Marc Gruber is Vice President for Innovation at EPFL and full professor at the College of Management of Technology at EPFL where he holds the Chair of Entrepreneurship and Technology Commercialization (ENTC). Marc also acted as Associate (2013-2016) and as Deputy Editor (2017-2020) at the Academy of Management Journal (AMJ), the highest ranked empirical research journal in the management domain.
Marc Gruber joined EPFL in the fall of 2005 coming from the Munich School of Management, University of Munich (LMU), where he held the position as vice-director of the Institute of Innovation Research, Technology Management and Entrepreneurship (INNOtec) and established the LMU’s Center for Entrepreneurship. He has held several visiting scholar posts at the Wharton School, University of Pennsylvania, where he conducts research on technology commercialization and entrepreneurship. He is also a visiting professor at the Business School of Imperial College, London.
Marc has published his research on innovation, strategy and entrepreneurship in several leading journals such as the Academy of Management Journal, Management Science, Strategic Management Journal, and the Journal of Business Venturing. In an independent research study on the most impactful entrepreneurship scholars (Gupta et al., 2016), Marc was ranked as the worldwide #1 researcher in entrepreneurship for the 2005-2015 period (shared #1 spot), and among the worldwide top 5 for the 2000-2015 period. Beyond his research work, he is currently authoring a textbook on technology commercialization and was the co-editor of a textbook on entrepreneurship as well as a regular contributor to a weekly column on entrepreneurship in the “Frankfurter Allgemeine Zeitung”.
Marc Gruber received a doctorate from the University of St. Gallen (UNISG) in 2000. In spring 2005, he received a venia legendi from the Munich School of Management (LMU) for his habilitation thesis on marketing in new ventures.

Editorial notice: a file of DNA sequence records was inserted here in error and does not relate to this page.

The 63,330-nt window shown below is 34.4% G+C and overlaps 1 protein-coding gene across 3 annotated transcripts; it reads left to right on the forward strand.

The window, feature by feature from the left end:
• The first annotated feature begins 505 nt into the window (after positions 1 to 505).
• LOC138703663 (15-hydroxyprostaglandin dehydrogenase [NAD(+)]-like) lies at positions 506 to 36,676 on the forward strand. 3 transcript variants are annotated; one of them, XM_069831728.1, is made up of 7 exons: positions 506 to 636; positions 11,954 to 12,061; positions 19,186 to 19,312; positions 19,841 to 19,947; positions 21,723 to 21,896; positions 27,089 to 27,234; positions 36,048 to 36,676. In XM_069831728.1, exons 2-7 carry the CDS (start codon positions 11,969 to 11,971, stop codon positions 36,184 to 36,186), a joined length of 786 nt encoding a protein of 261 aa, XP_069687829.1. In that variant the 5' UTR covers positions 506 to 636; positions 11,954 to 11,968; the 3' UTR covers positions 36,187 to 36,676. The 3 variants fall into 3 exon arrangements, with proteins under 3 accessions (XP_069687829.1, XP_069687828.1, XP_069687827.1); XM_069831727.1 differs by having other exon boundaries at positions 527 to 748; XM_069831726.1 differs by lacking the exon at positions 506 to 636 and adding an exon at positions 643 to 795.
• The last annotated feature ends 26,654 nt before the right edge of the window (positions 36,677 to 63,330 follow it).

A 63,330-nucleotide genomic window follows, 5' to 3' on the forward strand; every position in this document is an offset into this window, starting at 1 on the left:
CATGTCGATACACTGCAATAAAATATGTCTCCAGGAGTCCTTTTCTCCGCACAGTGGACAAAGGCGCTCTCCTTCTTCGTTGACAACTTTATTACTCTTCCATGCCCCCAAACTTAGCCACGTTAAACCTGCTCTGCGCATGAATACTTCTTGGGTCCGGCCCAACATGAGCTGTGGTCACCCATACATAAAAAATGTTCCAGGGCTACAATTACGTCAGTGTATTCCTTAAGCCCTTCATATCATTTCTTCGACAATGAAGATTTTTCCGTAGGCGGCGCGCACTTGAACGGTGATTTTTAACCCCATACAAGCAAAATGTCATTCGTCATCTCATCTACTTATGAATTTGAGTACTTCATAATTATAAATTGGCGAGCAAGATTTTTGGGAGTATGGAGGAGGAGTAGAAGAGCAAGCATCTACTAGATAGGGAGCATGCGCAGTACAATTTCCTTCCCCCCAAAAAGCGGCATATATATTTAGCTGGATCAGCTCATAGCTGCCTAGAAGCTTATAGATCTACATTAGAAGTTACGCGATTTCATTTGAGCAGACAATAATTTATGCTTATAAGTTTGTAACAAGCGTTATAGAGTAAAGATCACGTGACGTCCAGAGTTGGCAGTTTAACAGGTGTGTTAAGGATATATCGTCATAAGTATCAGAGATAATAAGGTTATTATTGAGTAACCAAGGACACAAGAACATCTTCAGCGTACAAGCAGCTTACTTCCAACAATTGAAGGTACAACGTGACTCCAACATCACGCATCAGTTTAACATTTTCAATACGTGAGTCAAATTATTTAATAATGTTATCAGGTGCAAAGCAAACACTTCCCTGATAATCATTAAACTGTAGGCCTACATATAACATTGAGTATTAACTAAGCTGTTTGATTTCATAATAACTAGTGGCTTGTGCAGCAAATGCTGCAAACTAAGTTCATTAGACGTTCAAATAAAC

Read more

IMX Seminar Series - Adaptive polymer assemblies with life-like features

Prof. Jan van Hest, Eindhoven University of Technology, The Netherlands

Compartmentalization is generally regarded as one of the key prerequisites for life. To better understand the role of compartmentalization, there is a clear need for model systems that can be adapted in a highly controlled fashion, and in which life-like properties can be installed. Polymer-based compartments are robust and chemically versatile, and as such are a useful platform for the development of life-like compartments. In this lecture we discuss polymer vesicles, which are modified in shape and function to show life-like features as catalytic activity, motility and transient behavior.  A second platform technology is based on complex coacervates, stabilized by a biodegradable block copolymer. The specific feature of the polymer membrane is its semipermeable character.  Enzymes inside the protocell can therefore still be reached by their substrates, and small molecule products can be excreted. This allows protocell communication with this robust synthetic platform.


Read more

IGM Colloquium: Toward a mechanistic understanding of adhesive wear

Prof. Jean-François Molinari, Computational Solid Mechanics Laboratory, EPFL School of Architecture, Civil and Environmental Engineering (ENAC), Civil Engineering Institute (IIC)

Abstract:
We discuss recent advances in developing a fundamental, mechanistic, understanding of the evolution of surface roughness of solids during dry sliding. The time evolution of surface roughness is little understood although it crucially impacts friction and wear. Engineering wear models are for the most part empirical, and the development of physics-based predictive models will require intensive experimental, theoretical, and numerical research at various scales. This presentation focuses on atomistic and mesoscale numerical modeling of rough solids under sliding in the presence of adhesive wear mechanisms.